Resistance training, also known as strength training or weight training, is the use of resistance and muscular contraction to increase the strength, endurance and size of muscles. When you perform resistance training repeatedly and consistently, your muscles will become stronger. A well-rounded strength program should include weight training to help improve bone and joint function, as well as increasing muscle, tendon and ligament strength. Experts in the field recommend that in order to see results, individuals should perform muscle strengthening activities at least two days per week. Individuals should also vary their resistance training program every four to six weeks to maintain improvement.

Throughout the years, many studies have been done to show the benefits of resistance training. One of the many physical benefits that can be achieved through strength training includes the improvement in muscle strength and tone. The improvement in muscular strength will help to protect joints from injury while maintaining flexibility and balance which can help individuals remain independent as they age. Other known benefits of resistance training include weight management and an increased muscle-to-fat ratio. As you gain muscle, your body burns more calories at rest, which in return, may help prevent mental decline in aging individuals. Resistance training will improve muscular stamina, sleep, and can also aid in the prevention of chronic diseases such as diabetes, heart disease, arthritis, depression, and obesity. Lastly, it has been shown that frequent bouts of resistance training will aid in pain management, improve resting improve posture and decrease the risk of injury. Resistance training will also improve an individual’s overall sense of wellbeing by boosting self-confidence, improving body image and vigor, increasing self-esteem, and enhancing the performance of everyday tasks.

According to a recent study, inactive adults experience a 3% to 8% loss of muscle mass per decade, accompanied by fat accumulation. However, ten weeks of resistance training can increase lean weight by 3 lbs., and reduce fat weight by 4 lbs. Researchers also found that ten weeks of resistance training creates a drastic improvement on motor control, balance, functional independence, cognitive abilities and happiness. According to the study, resistance training may also assist with type 2 diabetes by decreasing overall body fat, and improving insulin sensitivity. Researchers also found that resistance training may enhance cardiovascular health, by reducing resting blood pressure and decreasing cholesterol and triglyceride levels.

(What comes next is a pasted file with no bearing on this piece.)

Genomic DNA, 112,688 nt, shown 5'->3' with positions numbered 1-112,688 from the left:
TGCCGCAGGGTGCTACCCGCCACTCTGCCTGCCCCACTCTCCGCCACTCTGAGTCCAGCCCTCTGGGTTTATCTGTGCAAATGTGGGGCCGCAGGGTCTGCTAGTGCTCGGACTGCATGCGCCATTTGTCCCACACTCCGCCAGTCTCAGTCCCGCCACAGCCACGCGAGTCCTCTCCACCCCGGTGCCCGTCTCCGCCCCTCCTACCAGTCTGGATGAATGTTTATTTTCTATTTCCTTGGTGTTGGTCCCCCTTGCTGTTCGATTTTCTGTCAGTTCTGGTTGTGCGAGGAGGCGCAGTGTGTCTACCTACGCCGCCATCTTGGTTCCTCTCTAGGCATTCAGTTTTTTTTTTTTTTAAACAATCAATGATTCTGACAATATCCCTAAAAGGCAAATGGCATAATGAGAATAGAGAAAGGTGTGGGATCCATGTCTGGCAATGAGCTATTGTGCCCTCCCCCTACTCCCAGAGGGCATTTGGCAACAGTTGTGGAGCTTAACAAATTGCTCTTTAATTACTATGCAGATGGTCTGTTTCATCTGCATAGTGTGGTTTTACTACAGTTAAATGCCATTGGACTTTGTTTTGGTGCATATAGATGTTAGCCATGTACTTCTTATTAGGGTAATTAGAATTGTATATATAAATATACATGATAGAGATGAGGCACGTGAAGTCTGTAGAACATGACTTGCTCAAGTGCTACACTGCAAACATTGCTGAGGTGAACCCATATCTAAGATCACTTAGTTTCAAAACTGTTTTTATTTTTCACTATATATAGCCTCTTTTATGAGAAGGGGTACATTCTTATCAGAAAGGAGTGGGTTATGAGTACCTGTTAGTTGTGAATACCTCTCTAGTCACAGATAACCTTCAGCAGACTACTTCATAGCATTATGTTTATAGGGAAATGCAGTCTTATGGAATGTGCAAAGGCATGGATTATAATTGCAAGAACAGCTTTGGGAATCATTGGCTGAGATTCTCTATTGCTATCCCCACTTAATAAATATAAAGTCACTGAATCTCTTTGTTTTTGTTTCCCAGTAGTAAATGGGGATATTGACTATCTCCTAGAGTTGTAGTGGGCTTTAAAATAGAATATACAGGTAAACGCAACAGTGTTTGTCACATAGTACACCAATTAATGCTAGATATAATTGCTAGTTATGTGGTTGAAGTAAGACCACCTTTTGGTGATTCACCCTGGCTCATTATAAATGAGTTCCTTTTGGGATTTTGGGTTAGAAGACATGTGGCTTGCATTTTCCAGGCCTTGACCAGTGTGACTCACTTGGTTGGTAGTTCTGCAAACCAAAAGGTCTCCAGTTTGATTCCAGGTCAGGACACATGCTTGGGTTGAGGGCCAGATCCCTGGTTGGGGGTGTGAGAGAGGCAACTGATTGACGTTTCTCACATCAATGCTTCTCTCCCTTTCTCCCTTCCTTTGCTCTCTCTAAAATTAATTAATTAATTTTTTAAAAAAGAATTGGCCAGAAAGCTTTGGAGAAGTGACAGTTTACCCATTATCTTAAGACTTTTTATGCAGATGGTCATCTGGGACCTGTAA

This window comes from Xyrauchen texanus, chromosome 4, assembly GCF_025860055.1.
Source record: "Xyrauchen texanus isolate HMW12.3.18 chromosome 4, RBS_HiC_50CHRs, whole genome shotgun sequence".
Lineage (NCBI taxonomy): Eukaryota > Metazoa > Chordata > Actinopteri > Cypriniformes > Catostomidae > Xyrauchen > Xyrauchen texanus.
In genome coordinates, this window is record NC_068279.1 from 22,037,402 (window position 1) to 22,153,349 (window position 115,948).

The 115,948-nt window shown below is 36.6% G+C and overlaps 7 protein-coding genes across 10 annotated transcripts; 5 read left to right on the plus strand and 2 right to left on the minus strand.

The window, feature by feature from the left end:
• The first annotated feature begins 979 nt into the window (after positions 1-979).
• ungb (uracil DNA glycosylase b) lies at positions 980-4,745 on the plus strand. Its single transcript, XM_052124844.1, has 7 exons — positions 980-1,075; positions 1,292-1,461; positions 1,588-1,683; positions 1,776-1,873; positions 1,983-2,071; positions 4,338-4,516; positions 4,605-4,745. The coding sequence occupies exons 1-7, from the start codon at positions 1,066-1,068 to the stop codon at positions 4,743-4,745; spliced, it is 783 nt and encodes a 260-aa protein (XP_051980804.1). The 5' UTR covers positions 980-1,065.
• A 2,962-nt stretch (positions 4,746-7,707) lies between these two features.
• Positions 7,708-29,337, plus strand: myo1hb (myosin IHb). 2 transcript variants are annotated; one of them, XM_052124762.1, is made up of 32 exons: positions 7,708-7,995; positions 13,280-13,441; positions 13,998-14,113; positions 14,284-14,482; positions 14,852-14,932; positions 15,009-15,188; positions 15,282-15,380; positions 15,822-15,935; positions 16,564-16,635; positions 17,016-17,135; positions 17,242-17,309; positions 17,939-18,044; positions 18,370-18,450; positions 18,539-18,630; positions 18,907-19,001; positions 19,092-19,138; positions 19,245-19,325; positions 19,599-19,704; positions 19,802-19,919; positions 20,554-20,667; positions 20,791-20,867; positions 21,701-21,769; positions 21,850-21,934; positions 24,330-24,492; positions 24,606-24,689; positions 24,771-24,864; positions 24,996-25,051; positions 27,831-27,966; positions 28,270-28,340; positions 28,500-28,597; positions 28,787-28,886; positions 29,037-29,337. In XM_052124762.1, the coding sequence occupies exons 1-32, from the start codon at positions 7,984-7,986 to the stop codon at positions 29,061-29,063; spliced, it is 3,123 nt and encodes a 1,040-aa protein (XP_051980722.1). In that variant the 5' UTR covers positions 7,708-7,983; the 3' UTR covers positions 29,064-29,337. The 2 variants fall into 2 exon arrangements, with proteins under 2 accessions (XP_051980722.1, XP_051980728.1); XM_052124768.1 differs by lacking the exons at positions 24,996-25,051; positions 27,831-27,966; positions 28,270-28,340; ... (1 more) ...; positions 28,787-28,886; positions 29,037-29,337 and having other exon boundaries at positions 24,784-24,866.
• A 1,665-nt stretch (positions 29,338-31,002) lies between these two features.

Individuals who decide not to participate in strength training are at a greater risk for disease. It is known that sedentary individuals will suffer from declining health with increased risk of heart attack, stroke, kidney disease, diabetes, osteoporosis, depression and lowered self-esteem. Research shows that individuals who do not strength train regularly, will lose about half a pound of muscle every year of their lives after the age of 30. Unless individuals implement a safe and effective weight training program, muscles will gradually decrease in size and strength in a natural process called atrophy. Also, body fat percentage will increase, lean muscle percentage will decrease, blood pressure and heart rate will increase, and cholesterol levels will increase. Without a safe and effective weight training program, an individual’s range of motion and flexibility decreases, overall strength and power decreases, lung function decreases, and bone mineral density decreases. That half a pound of muscle loss every year after the age of 30 produces a one-half percent reduction in basal metabolic rate every year. A reduction in basal metabolic rate means that our bodies are less able to use the food we consume as energy, thus more gets stored as body fat.

If research has proven that exercise could benefit your heart, improve your balance, strengthen your bones, and help you lose weight, wouldn’t you want to get started? As stated above, studies have shown that strength training can provide all of those benefits and more. Weight training and aerobic training are not just about bodybuilders and Division I athletes lifting heavy weights in a gym. Weight training and aerobic training can benefit men and women of all ages and may be particularly important for people with certain health issues such as arthritis, diabetes, or a heart condition. Hopefully by now, you have realized that resistance training should be an important part of your daily routine, and it is important to remember that weight training provides many important benefits that cannot be achieved by any other activity.